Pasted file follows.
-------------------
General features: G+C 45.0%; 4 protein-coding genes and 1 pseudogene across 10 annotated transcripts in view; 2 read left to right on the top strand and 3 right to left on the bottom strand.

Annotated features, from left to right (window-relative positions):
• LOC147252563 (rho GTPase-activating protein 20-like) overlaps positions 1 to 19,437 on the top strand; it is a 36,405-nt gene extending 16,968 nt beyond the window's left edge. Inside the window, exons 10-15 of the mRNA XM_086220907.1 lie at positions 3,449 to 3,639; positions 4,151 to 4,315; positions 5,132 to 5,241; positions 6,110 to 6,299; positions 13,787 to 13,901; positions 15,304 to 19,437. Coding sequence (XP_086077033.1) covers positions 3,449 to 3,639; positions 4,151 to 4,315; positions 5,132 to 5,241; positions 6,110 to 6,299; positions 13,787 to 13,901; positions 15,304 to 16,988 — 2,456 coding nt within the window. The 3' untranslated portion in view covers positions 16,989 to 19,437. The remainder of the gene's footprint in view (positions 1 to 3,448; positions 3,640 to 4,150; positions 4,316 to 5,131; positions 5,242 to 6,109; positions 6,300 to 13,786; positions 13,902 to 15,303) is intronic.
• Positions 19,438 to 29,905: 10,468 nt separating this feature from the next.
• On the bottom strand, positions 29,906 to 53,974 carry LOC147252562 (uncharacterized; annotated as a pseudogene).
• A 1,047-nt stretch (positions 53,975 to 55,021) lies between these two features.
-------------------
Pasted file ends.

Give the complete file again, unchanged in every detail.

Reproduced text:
General features: G+C 45.0%; 4 protein-coding genes and 1 pseudogene across 10 annotated transcripts in view; 2 read left to right on the top strand and 3 right to left on the bottom strand.

Annotated features, from left to right (window-relative positions):
• LOC147252563 (rho GTPase-activating protein 20-like) overlaps positions 1 to 19,437 on the top strand; it is a 36,405-nt gene extending 16,968 nt beyond the window's left edge. Inside the window, exons 10-15 of the mRNA XM_086220907.1 lie at positions 3,449 to 3,639; positions 4,151 to 4,315; positions 5,132 to 5,241; positions 6,110 to 6,299; positions 13,787 to 13,901; positions 15,304 to 19,437. Coding sequence (XP_086077033.1) covers positions 3,449 to 3,639; positions 4,151 to 4,315; positions 5,132 to 5,241; positions 6,110 to 6,299; positions 13,787 to 13,901; positions 15,304 to 16,988 — 2,456 coding nt within the window. The 3' untranslated portion in view covers positions 16,989 to 19,437. The remainder of the gene's footprint in view (positions 1 to 3,448; positions 3,640 to 4,150; positions 4,316 to 5,131; positions 5,242 to 6,109; positions 6,300 to 13,786; positions 13,902 to 15,303) is intronic.
• Positions 19,438 to 29,905: 10,468 nt separating this feature from the next.
• On the bottom strand, positions 29,906 to 53,974 carry LOC147252562 (uncharacterized; annotated as a pseudogene).
• A 1,047-nt stretch (positions 53,975 to 55,021) lies between these two features.